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Saturday, June 24, 2006

Planets Parade at Dusk, June 27-28

As if to celebrate the change of the seasons, four of our solar system's bright planets are putting on a parade at dusk during the last week of June. One of them — giant Jupiter — gleams brilliantly low in the south as it gets dark. You can't miss it; it's the brightest point of light in the sky these evenings. You might easily overlook the other three worlds — Mercury, Mars, and Saturn — which are much fainter and setting in the west-northwest during twilight. Thankfully the waxing crescent moon comes to the rescue, pointing the way to the planetary trio. And your eyes are all you need to enjoy the spectacle — no telescope required!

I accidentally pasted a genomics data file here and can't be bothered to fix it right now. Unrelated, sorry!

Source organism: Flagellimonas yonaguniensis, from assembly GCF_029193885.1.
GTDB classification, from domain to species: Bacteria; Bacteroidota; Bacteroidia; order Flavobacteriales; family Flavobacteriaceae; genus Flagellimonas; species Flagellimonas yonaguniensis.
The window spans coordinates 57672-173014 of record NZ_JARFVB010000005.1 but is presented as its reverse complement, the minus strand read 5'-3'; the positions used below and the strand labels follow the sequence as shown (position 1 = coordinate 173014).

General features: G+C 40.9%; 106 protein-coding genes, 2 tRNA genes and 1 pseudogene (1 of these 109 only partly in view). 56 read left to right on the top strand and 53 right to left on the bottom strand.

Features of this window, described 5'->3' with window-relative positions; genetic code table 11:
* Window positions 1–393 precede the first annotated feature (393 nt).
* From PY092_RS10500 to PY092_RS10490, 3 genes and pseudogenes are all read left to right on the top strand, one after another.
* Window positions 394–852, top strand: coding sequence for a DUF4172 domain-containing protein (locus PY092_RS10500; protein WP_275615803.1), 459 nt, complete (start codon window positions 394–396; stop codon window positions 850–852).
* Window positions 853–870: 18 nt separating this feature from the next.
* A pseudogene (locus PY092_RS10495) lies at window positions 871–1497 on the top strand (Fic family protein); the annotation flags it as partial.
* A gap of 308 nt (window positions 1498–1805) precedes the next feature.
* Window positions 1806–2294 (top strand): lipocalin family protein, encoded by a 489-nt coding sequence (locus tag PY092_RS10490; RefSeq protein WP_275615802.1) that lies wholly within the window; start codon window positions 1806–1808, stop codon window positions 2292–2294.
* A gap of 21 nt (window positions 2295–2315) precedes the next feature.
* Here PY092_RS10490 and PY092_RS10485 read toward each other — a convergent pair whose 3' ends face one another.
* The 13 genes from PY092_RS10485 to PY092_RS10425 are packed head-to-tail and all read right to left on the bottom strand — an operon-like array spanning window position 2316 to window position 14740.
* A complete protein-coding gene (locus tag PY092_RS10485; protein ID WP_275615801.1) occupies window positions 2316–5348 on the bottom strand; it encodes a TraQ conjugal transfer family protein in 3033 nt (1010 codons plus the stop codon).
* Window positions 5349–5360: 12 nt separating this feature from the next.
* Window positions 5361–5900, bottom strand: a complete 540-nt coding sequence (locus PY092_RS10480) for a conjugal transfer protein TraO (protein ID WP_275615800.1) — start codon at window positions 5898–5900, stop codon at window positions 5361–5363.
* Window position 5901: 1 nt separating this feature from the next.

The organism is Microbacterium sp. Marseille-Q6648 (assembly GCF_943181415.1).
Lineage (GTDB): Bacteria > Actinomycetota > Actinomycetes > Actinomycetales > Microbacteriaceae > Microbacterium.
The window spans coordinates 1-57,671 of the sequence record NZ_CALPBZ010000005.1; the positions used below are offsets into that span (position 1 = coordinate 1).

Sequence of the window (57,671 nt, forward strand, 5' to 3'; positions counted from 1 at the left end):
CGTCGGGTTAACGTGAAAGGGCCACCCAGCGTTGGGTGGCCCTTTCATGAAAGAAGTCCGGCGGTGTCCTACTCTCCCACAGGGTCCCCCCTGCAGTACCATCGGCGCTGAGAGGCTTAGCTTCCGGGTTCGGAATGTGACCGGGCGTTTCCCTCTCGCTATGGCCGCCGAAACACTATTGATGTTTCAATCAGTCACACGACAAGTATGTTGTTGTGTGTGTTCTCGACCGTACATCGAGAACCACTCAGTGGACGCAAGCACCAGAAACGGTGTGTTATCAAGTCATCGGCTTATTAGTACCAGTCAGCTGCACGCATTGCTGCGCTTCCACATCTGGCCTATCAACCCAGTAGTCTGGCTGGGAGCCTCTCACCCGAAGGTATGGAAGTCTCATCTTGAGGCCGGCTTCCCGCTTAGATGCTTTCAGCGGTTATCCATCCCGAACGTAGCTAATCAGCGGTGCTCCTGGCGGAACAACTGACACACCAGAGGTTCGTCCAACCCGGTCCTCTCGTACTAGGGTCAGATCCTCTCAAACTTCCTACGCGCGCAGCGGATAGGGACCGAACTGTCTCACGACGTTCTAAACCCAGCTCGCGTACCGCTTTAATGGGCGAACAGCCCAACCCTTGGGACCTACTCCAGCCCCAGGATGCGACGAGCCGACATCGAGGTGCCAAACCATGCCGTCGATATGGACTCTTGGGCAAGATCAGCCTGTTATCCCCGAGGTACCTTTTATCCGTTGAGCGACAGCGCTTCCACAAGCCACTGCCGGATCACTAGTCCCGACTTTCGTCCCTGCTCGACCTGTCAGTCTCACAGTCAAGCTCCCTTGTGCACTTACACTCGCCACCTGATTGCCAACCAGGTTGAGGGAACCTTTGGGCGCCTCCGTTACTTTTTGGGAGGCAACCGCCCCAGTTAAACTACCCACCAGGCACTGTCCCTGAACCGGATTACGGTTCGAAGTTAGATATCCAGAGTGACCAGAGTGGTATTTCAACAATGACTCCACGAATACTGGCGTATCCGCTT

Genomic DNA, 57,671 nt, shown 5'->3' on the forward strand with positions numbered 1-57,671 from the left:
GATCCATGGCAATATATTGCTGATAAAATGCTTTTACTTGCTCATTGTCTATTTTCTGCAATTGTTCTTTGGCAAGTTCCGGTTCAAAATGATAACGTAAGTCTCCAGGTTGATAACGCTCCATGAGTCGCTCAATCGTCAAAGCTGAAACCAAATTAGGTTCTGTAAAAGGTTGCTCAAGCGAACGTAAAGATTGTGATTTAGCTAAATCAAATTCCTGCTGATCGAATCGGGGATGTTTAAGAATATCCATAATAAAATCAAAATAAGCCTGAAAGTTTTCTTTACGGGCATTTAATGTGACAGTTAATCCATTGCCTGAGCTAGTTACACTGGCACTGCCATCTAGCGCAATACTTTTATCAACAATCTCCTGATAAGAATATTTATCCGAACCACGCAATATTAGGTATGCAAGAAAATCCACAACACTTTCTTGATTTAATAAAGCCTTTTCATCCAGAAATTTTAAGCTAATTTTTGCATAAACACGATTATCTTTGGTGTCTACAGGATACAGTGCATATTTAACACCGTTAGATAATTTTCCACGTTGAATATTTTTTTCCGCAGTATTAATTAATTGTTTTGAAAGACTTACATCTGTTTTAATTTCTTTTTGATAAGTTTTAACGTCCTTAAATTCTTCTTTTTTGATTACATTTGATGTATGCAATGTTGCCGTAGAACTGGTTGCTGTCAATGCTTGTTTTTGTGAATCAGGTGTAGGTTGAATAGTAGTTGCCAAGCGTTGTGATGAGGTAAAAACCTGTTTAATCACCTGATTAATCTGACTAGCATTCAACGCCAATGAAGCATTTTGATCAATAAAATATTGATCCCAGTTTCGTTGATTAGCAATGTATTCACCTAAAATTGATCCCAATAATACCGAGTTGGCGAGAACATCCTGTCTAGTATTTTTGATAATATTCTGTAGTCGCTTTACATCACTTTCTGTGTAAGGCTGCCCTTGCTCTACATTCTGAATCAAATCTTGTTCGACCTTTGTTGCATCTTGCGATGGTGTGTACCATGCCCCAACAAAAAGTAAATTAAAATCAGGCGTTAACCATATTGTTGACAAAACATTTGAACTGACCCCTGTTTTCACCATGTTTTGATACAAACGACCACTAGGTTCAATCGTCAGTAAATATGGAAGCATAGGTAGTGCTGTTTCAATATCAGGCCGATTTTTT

The best nights to watch the planet parade are Tuesday and Wednesday, June 27 and 28. After dinner, go outside and find a spot with a clear horizon to the west-northwest, where the sun sets at this time of year. By about 45 minutes after sundown, you should be able to spot the very thin crescent moon to the upper left of where the sun set. Don't look too high up; the moon will stand low over the horizon, by no more than the width of your outstretched hand seen at arm's length. Read more here.